Influences of conceptual development on executive control and reasoning

Children grow up in diverse cultural contexts that shape concepts and beliefs that in turn may influence how engage and develop higher cognitive abilities. For example, culturally-influenced concepts and experiences related to agency, choice, and logic may influence children’s use of executive control and reasoning processes.  My work is exploring these possibilities with the goal of discovering flexibility and diversity in how these higher cognitive processes are exercised and develop.

Doebel, S., Michaelson, L. E., & Munakata, Y. (in press). Beyond personal control: The role of developing self-control abilities in the behavioral constellation of deprivation. Invited commentary to appear in Brain and Behavioral Sciences.
Doebel, S., Rowell, S. F., & Koenig, M. A. (2016). Young children detect and avoid logically inconsistent sources: The importance of communicative context and executive function. Child Development, 87, 1956-1970.

Publications

Note: Electronic copies of these journal articles are provided as a professional courtesy for personal use only. These articles are copyrighted by the journals in which they appear. Commercial use or mass reproduction of these articles is prohibited. Please email me for preprints not linked below.

Peer-reviewed Publications

Doebel, S. & Munakata, Y. (in press). Group influences on self-control: Children delay gratification and value it more when their in-group delays and their out-group doesn’t. Psychological Science.

Doebel, S., Michaelson, L. E., & Munakata, Y. (in press). Beyond personal control: The role of developing self-control abilities in the behavioral constellation of deprivation. Invited commentary to appear in Brain and Behavioral Sciences. 

Doebel, S., Dickerson, J. P., Hoover, J. D., & Munakata, Y.  (2017). Using language to get ready: Labels help children engage proactive control. Journal of Experimental Child Psychology. PDF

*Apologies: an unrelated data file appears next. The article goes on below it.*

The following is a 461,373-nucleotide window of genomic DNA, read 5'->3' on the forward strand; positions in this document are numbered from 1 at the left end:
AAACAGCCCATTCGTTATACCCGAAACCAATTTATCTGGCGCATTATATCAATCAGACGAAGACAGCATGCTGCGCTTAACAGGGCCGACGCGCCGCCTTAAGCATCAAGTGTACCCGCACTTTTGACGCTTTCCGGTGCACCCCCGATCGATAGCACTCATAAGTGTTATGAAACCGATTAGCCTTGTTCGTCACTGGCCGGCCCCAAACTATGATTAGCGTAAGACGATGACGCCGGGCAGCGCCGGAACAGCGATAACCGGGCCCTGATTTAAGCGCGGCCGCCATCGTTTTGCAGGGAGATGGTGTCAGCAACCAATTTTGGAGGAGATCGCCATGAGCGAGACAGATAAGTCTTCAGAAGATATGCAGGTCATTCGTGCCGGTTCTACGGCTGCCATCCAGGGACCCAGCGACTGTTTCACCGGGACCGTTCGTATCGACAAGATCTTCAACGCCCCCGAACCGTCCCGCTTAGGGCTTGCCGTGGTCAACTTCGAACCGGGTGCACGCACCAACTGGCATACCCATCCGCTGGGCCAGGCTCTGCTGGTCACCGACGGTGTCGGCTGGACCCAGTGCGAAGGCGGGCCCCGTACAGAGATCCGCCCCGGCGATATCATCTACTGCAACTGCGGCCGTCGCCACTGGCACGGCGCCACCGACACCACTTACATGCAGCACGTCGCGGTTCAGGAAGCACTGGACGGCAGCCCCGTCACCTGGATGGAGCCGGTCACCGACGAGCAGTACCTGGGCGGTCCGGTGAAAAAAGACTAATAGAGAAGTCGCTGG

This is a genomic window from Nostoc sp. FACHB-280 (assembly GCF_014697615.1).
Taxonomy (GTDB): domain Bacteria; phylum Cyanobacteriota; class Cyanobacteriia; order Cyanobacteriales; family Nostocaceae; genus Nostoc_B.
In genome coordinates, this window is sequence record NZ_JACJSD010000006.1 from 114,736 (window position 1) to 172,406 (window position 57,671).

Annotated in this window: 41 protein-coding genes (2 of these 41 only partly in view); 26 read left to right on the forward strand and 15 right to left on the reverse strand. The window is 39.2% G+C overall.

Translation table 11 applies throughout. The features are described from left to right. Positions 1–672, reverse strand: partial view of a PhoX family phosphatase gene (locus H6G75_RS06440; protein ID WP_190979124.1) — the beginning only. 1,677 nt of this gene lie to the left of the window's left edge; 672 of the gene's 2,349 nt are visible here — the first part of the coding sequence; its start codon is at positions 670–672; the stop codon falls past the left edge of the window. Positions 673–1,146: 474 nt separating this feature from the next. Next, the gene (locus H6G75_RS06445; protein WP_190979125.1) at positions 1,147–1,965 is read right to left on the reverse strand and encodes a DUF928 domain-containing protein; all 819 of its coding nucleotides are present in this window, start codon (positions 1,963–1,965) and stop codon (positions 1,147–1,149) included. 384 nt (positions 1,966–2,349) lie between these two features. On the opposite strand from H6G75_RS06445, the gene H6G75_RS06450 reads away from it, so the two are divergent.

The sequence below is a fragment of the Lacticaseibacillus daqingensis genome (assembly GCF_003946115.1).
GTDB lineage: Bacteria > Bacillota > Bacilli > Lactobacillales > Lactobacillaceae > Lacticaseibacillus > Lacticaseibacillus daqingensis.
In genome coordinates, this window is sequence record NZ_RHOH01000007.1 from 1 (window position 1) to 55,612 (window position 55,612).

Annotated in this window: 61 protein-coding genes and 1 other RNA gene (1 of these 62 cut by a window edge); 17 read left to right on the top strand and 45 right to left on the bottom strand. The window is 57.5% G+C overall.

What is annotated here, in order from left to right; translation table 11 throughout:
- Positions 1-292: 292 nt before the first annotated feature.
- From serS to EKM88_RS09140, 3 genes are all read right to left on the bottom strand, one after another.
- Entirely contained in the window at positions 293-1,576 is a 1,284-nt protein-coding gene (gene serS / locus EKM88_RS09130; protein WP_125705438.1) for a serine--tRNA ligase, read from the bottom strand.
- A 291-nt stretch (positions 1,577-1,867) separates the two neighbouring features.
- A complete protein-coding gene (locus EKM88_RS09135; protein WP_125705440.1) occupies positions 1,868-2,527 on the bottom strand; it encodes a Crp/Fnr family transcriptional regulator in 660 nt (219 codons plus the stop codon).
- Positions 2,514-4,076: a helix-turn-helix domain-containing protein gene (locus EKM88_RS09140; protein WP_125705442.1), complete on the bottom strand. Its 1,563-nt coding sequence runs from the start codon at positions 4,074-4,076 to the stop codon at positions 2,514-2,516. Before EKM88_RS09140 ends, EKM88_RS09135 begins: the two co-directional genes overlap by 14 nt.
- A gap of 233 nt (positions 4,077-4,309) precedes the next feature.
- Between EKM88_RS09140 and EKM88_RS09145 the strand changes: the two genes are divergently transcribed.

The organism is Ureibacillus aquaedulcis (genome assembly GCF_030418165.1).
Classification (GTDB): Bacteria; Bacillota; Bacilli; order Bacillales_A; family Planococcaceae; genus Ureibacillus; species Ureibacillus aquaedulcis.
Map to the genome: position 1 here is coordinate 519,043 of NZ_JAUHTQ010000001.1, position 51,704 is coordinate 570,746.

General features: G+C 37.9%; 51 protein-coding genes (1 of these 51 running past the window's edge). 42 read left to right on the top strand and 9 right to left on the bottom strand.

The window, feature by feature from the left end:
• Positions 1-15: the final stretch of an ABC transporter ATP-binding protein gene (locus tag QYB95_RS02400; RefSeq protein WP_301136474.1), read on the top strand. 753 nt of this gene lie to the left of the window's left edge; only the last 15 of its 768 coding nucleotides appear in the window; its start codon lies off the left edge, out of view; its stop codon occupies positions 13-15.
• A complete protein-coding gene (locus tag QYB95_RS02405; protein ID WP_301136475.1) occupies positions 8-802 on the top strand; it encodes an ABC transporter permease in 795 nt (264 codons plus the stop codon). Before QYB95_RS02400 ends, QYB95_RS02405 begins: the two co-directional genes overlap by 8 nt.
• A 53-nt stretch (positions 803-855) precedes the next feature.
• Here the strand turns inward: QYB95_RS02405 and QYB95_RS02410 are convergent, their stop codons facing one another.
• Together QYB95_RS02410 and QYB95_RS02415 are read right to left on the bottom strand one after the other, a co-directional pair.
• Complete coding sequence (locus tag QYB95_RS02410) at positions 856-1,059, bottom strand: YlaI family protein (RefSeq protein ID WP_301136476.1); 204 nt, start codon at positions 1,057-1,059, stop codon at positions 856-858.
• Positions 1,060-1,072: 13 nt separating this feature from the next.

Doebel, S. & Munakata, Y. (2017). Talking to ourselves to engage control? Testing developmental relations between self-directed speech, cognitive control, and talkativeness. To appear in Proceedings of the Cognitive Science Society. PDF

Doebel, S., Barker, J., Chevalier, N., Michaelson, L., Fisher, A. V. & Munakata, Y. (2017). Getting ready to use control: Advances in the measurement of young children’s use of proactive control. PLOS ONE. Open Access Publication

Doebel, S. & Zelazo, P. D. (2016). Seeing conflict and engaging control: Experience with contrastive language benefits executive function in preschoolers. Cognition. 157, 219-226. PDF

Doebel, S., Rowell, S. F., & Koenig, M. A. (in press). Young children detect and avoid logically inconsistent sources: The importance of communicative context and executive function. Child Development. 87, 1956-1970. PDF

Doebel, S. & Zelazo, P. D. (2015). A meta-analysis of the Dimensional Change Card Sort: Implications for developmental theories and the measurement of executive function in children. Developmental Review, 38, 241-268. PDF

Doebel, S. & Zelazo, P. D. (2013). Bottom-up and top-down dynamics in young children’s executive function: labels aid 3-year-olds’ performance on the Dimensional Change Card Sort. Cognitive Development, 28, 222-232. PDF

Doebel, S. & Koenig, M. A. (2013). Children’s use of moral behavior in selective trust: Discrimination versus learning. Developmental Psychology, 49, 462-469. PDF

Manuscripts under review, in revision, or in preparation

Doebel, S. Kim, A., Miyake, A., & Munakata, Y. Talking to ourselves to engage control? Testing developmental relations between self-directed speech, cognitive control and talkativeness. Manuscript in preparation.

Doebel, S., Kim, A., Miyake, A., & Munakata, Y. Links between developmental transitions in proactive control and self-directed speech. Manuscript in preparation.

Chapters

Zelazo, P. D. & Doebel, S. (2015). The role of reflection in promoting effective rule use in adolescent self-regulation. In G. Oettingen & P. Gollwitzer (Eds), Self-regulation in adolescence. Cambridge University Press. PDF

Koenig, M. A., & Doebel, S. (2013). Young children’s understanding of unreliability: Evidence for a negativity bias. In M.R. Banaji & S.A. Gelman (Eds.), Navigating the social world: What infants, children, and other species can teach us. New York: Oxford University Press.

Corrow, S. L., Cowell, J., Doebel, S., & Koenig, M. A. (2012). How children understand and use other people as sources of knowledge: Children’s selective use of testimony. In A. Pinkham, T. Kaefer & S. Neuman (Eds.), Knowledge development in early childhood. New York: Guilford Press.

CV

Click here for the most recent version of my CV.

Contact

Department of Psychology and Neuroscience
University of Colorado Boulder
Muenzinger Psychology Building, 345 UCB
1905 Colorado Ave
Boulder, CO 80309

Email: sabine.doebel [at] colorado.edu

Lab: Cognitive Development Center (director: Yuko Munakata)

You can also connect with me on Research Gate or Twitter.